Free things that are advertised are never free. Powerful companies will give away something free only to rake in subscription revenue later. The psychological effect of receiving the free item is often powerful enough to coat the bitter pill you swallow every month thereafter. You'd rather not waste that freebie's value (or hurt the environment) by throwing it away, right?

That free printer that you got with your new computer? Well, be sure that you will be buying ridiculously overpriced (unicorn) ink cartridges very soon. The profit on these will make up for it, and then some!

The free razor you were handed at the supermarket? Same deal; just try finding new blades (cost~10 cents) for less than ten dollars. How about TV subscriptions (free hookup!) Cell phones (free mp3 phone!)... this list goes on.

Far worse that this, though, is when the poor bear the brunt of these tactics:

Nestle's 'free' campaign for breast milk replacement formula that, no doubt, hurt the chances of survival for 1.3 million babies.

Ooh, how about Microsoft's campaign to give away computers to get poor people hooked on Windows, instead of letting people use the free-to-update, open source Linux alternative.

And finally to the World cup. The worlds biggest sporting event ought to bring in some revenue for the host nation, but no, South African's were duped into being the hosts. FIFA has moved aggressively against anyone who is using the FIFA World Cup name, or anything referring to it. Establishments have to pay FIFA, or lose out on the flood of football mania spending. This tips the playing field towards establishments who are well off already, and siphons off revenues from small businesses (read:bars). There is little in this event that I can imagine helping the poor (besides the obvious entertainment value.)

This whole 'restricted areas' idea just smacks of apartheid doesn't it?!

Tuesday, May 25, 2010

Golden Euro

Following the great stock market crash of 1929, the global financial system was in was in complete disarray and the world was flung into arguably the worst depression we will ever see. What did the gold standard have to do with it? How is this a perfect analogy for the modern day Euro?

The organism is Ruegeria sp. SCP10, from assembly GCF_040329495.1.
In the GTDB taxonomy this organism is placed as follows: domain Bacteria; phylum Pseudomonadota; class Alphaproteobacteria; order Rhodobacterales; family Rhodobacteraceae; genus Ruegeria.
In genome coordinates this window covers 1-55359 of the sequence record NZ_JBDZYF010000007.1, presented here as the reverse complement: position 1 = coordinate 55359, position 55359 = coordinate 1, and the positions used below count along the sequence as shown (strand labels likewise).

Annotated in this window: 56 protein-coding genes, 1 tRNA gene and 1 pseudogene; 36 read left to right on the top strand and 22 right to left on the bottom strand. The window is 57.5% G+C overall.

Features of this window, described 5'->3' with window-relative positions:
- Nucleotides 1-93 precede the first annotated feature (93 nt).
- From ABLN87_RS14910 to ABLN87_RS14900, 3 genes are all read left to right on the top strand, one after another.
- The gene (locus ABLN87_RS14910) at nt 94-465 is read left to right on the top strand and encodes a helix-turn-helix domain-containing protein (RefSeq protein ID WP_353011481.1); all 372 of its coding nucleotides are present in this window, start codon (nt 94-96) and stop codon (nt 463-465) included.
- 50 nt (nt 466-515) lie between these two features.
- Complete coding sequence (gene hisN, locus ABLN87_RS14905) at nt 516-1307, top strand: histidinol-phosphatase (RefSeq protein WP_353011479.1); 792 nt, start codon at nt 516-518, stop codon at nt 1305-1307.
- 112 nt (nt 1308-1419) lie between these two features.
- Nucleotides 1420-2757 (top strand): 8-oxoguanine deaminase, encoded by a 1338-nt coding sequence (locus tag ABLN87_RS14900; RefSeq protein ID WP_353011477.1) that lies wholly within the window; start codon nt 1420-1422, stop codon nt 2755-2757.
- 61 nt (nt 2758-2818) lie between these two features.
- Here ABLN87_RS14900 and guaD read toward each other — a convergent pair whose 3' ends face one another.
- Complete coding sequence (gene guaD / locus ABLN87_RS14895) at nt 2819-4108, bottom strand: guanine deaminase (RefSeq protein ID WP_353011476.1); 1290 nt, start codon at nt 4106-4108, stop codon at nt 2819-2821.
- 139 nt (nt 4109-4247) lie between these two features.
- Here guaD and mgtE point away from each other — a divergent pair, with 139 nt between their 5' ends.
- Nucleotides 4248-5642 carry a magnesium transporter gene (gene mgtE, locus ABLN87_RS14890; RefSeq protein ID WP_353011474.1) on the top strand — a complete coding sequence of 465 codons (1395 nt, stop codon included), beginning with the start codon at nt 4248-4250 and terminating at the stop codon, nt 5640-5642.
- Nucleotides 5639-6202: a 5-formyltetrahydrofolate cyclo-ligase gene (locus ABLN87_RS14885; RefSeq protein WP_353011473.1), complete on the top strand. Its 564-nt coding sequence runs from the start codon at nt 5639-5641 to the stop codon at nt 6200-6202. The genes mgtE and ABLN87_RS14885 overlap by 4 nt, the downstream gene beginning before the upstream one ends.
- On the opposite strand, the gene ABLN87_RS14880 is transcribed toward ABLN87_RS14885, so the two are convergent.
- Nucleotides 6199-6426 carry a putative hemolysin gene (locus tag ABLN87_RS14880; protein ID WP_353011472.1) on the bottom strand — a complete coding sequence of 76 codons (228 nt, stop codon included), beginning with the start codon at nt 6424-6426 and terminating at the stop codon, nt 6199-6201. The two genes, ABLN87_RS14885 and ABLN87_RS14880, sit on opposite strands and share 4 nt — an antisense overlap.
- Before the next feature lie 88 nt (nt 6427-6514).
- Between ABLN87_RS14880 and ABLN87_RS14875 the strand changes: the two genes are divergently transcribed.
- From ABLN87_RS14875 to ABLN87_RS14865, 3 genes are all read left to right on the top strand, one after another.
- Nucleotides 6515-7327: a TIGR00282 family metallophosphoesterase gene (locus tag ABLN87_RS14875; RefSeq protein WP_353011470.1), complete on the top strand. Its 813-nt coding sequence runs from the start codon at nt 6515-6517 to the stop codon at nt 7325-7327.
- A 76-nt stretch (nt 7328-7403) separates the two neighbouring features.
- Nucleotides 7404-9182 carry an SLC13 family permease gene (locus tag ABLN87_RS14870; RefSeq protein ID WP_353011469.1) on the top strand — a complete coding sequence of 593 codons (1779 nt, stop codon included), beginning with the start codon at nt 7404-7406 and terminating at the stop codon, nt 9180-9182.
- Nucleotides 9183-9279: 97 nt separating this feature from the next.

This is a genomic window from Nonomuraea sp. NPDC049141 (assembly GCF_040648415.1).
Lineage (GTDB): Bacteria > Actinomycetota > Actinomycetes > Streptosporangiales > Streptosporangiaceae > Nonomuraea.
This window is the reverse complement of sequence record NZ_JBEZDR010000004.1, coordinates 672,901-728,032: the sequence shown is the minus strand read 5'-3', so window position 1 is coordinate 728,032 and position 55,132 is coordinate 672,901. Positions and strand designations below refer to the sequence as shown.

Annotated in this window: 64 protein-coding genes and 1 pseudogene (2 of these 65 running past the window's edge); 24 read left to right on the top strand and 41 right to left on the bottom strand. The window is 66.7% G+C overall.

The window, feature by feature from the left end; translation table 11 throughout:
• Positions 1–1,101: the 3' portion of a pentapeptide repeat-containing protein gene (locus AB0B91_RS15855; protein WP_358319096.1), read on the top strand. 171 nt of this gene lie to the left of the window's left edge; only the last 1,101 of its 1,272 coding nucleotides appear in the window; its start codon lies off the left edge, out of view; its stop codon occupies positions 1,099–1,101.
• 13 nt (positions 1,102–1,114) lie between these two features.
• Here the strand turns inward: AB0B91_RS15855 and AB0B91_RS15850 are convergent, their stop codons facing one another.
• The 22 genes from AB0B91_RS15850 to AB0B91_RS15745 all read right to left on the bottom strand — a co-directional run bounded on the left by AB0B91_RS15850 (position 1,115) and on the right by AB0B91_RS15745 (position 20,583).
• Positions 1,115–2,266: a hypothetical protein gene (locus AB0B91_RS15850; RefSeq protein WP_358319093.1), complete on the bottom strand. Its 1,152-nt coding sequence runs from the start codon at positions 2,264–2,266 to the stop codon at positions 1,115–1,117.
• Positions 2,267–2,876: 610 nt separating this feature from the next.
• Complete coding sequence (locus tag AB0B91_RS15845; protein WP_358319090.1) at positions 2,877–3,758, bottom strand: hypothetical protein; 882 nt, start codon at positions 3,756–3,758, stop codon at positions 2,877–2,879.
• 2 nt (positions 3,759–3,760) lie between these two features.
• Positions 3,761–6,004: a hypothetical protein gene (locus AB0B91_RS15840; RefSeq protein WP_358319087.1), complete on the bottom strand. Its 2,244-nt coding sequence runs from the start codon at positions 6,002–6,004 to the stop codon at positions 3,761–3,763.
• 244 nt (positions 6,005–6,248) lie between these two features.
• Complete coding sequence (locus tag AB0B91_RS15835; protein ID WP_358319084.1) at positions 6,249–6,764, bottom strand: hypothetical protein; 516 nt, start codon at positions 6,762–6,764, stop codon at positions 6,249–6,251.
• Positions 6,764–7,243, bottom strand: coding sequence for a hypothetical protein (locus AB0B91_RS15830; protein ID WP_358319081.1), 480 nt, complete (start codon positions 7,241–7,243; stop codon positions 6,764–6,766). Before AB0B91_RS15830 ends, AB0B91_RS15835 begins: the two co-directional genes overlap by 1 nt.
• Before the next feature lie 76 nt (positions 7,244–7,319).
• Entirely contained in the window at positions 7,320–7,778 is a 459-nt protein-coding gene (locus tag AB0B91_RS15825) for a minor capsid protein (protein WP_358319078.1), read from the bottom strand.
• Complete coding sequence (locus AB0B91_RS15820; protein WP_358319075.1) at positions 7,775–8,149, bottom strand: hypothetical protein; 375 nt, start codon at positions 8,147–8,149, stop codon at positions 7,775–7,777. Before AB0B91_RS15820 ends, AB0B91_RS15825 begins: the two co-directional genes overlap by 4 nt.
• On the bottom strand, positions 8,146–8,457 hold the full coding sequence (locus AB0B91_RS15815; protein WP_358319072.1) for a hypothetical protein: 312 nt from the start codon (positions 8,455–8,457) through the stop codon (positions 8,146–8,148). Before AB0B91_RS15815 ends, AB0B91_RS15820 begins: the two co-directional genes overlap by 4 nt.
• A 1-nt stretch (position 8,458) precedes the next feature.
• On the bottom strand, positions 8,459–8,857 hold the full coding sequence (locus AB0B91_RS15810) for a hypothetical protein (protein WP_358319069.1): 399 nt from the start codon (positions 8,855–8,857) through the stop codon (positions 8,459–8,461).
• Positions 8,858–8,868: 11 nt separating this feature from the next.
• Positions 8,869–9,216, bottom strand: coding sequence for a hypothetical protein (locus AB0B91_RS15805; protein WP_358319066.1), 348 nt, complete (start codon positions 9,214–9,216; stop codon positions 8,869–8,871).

First let me try to tackle the gold issue. There seems to always be a rabble of goldbug economists pointing to the gold standard as the magic bullet that will end our woes and return peace and stability to the world. Under a gold standard, they argue, our governments will be forced to maintain the value of the national currency, and not secretly, diabolically chip away at the fortunes of their citizens through inflation. Of course, what they don't realize is that 1) governments are just as trustworthy under both regimes 2) tying a currency to a (arbitrary) raw material removes the ability to combat recessions, ie. monetary policy and 3) This leads to deflation and deflation does not help the economy grow.

Now back to the history lesson:In 1931, when 13 countries decided to abandon the gold peg and pursue monetary measures, all of them experienced growth by 1932. The countries that stuck with gold, by contrast, experienced an average output decline of 15% in 1932. By 1936 there were three faithful left (France, Poland and the Netherlands) and by gosh they suffered for it. While all the de-gilded countries were growing, these three shrunk by 6% in 1936.

Ok, we don't really need ancient history to tell us deflation has terribly disruptive effects on the financial system. So to the moral of the story; monetary policy is key for fighting recessions. Nations like Greece, Spain and Portugal cannot pursue their own monetary policy. They are stuck to the Euro like they were to gold.

So not only is Greece suffering but now Germany is very angry (sorry for the poor source) because the Euro is being pimped out to help bail out the Greeks. Greece (Spain, Portugal, Italy...) would do better, if could escape with their banking systems intact, to throw off the shackles of the Euro, lest they forget...

Unfortunatly for countries up against the zero lower bound interest rate, monetary policy becomes ineffective, as Japan has found. This is when they should turn to fiscal expansion. But this is another argument for another day.

And yes, that is a gold vending machine.

HT: My professor, Joachim Voth

Monday, May 24, 2010

Subject Matters and Construction

Upcoming potential weekly specials:

Photo of the week (monday)
Youtube of the week (tuesday)
Song of the week (thursday)
Website of the week (sunday)

Photo of the week: Abu Dhabi City from the Beach

Abu Dhabi, my current home, is developing at an exceedingly rapid pace. The recent downturn in Dubai has left a glut of construction companies and migrant workers fallow. Abu Dhabi, it seems, has swept them up and put them to task. You will not find many city scapes with out at least one crane.

With this pace of construction, planning is always a concern of mine. What is the plan? To be honest, it seems like there isn't one. Or, at least there is no static plan, no plan that survives the daily whims of the executives in the echelons of Urban Planning Council. Before we know it, well have a huge mess of lifeless buildings that looks like something out of Dubai.